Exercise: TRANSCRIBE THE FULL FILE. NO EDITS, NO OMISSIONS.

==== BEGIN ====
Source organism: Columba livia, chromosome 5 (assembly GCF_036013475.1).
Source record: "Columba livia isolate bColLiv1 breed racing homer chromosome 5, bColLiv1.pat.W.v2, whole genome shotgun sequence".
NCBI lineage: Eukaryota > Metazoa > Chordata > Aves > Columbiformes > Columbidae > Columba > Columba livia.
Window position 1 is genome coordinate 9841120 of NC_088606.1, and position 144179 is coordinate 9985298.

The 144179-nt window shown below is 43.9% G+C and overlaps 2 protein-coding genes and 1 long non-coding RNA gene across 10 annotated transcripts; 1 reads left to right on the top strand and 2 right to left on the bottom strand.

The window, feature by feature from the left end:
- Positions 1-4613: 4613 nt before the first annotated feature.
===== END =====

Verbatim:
Source organism: Columba livia, chromosome 5 (assembly GCF_036013475.1).
Source record: "Columba livia isolate bColLiv1 breed racing homer chromosome 5, bColLiv1.pat.W.v2, whole genome shotgun sequence".
NCBI lineage: Eukaryota > Metazoa > Chordata > Aves > Columbiformes > Columbidae > Columba > Columba livia.
Window position 1 is genome coordinate 9841120 of NC_088606.1, and position 144179 is coordinate 9985298.

The 144179-nt window shown below is 43.9% G+C and overlaps 2 protein-coding genes and 1 long non-coding RNA gene across 10 annotated transcripts; 1 reads left to right on the top strand and 2 right to left on the bottom strand.

The window, feature by feature from the left end:
- Positions 1-4613: 4613 nt before the first annotated feature.